The Senate proposal did not resolve the budget issues still facing the legislature with only four days remaining before the scheduled end of its 90-day session, but it represented visible progress for the first time since face-to-face negotiations opened Monday.
"It's a very good-faith offer to come to the middle," said Barve, a Montgomery County Democrat.
The tax bill has been the most contentious part of a package of budget-related bills that has slowed progress on other significant legislation facing the General Assembly as it nears adjournment Monday night.
The version of the tax bill that passed the Senate would have raised more than $400 million next year by increasing income tax rates on all but the lowest-income Marylanders. The House rejected that approach, concentrating all of its rate increases on people making $100,000 or more. But that proposal raised only about $191 million, an amount senators considered too little to close the state's roughly $1 billion long-term funding gap — known as the structural deficit — without coming back for more revenue next year.
The Senate proposal would roughly split the difference, raising $309 million. It does so by imposing larger increases in the higher tax brackets than its previous bill did while exempting those making under $100,000. The Senate plan would also move in the direction of the House and Gov. Martin O'Malley's original budget proposal by raising $109 million of that money through a phase-out of exemptions.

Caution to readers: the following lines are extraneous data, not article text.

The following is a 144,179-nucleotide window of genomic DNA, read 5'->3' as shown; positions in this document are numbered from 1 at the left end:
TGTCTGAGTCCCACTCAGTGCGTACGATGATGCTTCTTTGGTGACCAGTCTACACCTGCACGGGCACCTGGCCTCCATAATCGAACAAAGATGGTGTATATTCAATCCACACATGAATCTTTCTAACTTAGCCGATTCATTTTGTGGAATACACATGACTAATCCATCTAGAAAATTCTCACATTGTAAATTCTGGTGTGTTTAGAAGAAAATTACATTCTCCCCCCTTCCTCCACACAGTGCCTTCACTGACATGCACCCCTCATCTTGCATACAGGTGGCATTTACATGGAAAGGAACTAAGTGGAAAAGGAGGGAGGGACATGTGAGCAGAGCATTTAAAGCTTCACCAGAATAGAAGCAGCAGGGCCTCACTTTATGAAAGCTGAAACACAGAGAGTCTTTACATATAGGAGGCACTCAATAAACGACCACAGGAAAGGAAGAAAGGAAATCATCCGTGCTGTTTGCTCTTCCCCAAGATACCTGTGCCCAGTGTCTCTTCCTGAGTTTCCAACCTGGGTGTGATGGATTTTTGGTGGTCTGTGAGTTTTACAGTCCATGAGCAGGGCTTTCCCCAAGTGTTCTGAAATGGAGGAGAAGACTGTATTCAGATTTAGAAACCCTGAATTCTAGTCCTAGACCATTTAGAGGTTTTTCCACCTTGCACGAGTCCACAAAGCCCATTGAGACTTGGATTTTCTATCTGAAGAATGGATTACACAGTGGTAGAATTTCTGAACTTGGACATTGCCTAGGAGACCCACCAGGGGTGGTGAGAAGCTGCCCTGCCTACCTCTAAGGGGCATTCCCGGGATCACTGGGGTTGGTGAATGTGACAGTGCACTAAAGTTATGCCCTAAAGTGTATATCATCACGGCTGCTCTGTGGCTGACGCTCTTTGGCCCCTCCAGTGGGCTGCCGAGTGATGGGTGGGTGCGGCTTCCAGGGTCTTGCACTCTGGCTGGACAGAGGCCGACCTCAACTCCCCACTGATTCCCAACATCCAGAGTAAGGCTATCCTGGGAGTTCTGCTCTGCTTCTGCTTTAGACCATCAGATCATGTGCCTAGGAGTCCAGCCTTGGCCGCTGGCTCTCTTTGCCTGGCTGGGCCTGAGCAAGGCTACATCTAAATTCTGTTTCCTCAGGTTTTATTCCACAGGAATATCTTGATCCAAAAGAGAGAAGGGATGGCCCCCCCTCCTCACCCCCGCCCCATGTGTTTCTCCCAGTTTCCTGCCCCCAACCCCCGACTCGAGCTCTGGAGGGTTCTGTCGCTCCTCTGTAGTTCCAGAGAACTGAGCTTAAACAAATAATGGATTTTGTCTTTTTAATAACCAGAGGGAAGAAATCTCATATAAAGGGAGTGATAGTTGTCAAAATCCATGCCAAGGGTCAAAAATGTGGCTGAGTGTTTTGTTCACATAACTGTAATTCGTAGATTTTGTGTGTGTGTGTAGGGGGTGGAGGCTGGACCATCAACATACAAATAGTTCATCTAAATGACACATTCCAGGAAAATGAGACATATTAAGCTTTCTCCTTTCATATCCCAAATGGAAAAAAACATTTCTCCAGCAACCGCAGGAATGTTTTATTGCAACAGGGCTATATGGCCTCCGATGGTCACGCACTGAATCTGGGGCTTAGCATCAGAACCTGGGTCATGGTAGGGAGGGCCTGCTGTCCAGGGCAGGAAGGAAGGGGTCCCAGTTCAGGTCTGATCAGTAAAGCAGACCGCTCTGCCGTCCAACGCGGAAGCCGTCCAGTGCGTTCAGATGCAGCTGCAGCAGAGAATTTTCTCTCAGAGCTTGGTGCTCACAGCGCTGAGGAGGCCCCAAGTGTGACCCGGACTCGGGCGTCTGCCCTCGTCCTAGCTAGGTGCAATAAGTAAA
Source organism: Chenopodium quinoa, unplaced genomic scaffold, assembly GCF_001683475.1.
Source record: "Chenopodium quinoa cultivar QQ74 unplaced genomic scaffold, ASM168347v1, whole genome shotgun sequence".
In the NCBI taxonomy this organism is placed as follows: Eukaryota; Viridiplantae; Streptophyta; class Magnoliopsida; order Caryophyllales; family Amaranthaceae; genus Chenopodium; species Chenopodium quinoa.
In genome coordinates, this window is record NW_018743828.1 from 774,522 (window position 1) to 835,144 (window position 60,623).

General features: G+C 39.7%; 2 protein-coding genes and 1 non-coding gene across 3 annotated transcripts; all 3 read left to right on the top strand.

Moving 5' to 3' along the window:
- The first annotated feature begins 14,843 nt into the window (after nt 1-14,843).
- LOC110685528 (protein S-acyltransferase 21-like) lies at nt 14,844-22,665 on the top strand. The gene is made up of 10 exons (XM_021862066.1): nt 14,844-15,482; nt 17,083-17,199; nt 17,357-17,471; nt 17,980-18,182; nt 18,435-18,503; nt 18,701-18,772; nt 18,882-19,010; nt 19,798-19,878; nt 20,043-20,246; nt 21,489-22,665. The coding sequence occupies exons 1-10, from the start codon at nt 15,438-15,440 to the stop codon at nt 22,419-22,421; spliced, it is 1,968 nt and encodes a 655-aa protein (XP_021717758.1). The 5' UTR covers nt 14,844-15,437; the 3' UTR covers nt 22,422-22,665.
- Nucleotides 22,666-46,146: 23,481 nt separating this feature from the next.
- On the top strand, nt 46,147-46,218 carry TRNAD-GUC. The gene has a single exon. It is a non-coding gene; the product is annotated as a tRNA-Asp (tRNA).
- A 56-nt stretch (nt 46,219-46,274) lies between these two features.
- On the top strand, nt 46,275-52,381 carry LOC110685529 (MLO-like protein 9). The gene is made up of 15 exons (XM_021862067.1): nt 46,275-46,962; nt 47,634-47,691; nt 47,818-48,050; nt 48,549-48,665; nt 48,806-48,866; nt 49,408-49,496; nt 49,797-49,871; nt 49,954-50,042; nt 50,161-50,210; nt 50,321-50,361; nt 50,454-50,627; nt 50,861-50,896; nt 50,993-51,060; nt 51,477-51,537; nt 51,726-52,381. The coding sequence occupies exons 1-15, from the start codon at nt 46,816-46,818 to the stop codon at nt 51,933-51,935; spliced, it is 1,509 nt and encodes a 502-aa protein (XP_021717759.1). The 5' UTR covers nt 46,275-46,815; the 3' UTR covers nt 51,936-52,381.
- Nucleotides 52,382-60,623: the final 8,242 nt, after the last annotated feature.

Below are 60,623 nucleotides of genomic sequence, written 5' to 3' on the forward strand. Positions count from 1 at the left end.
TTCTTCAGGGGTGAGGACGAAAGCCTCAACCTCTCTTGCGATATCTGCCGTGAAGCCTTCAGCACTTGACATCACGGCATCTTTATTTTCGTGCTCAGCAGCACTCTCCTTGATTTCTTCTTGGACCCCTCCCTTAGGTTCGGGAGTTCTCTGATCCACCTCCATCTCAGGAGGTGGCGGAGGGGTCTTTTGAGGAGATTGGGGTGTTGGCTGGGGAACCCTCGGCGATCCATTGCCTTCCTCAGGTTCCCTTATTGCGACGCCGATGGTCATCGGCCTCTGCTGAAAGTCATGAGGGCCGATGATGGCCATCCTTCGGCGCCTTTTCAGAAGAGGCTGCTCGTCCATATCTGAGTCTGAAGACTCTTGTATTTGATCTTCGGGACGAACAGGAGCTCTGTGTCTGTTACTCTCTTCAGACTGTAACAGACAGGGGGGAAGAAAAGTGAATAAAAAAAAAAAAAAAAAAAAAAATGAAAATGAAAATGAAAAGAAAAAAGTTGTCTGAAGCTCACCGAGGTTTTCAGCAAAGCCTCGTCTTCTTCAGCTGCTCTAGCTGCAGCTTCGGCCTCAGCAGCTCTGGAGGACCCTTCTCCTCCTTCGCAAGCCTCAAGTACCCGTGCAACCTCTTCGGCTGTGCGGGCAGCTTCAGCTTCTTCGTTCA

Under the Senate plan, single Marylanders making under $100,000 and joint filers making under $150,000 would pay a little more because the personal exemption would be lowered from $3,200 to $3,000. That amounts to an estimated increase of $40 a year for a family of four making $50,000.
For individuals making $100,000-$125,000 and couples making $150,00-$175,000 the exemption would drop to $1,500, and it would disappear entirely for single people making over $150,000 and couples earning $200,000.
Among the other changes the Senate proposed was to drop the so-called "super-bracket" that would have taxed every dollar made by those who earned $500,000 or more at the highest level, said Sen. Edward J. Kasemeyer, chairman of the Budget & Taxation Committee and the Senate's chief negotiator.
Kasemeyer said the proposal was the result of behind-the-scenes talks with key House members. "We've had this conversation under way for quite a while," said Kasemeyer, a Howard County Democrat. He said senators heard the House message that they didn't want to raise taxes on people making less than $100,000 and tried to accommodate that position.
In another key concession, the Senate agreed to the House approach to the first year of a planned shift of some teacher pension costs from the counties to the state. The Senate had come in with a four-year phase-in, while the House proposed three. Kasemeyer said the two sides could decide how to handle subsequent years at a later date.
Kasemeyer said the plan would eliminate more than 55 percent of the remaining structural deficit, putting the state on the path to eliminate it next year.
Earlier in the day, Senate President Thomas V. Mike Miller complained about the pace of progress and warned that the legislature might be forced into an extended session — a prospect dreaded by virtually all lawmakers — for the first time since the early 1990s.
It was unclear late Thursday when the conference committees on the revenue bill, the budget bill and a companion measure that includes the pension shift would meet again. The only budget matters to be discussed tomorrow morning are likely to involve capital projects.
"Hopefully, sometime later in the day or on Saturday, this group will come together and 'Kumbaya' will be sung," said Warren Deschenaux, the Assembly's chief budget analyst.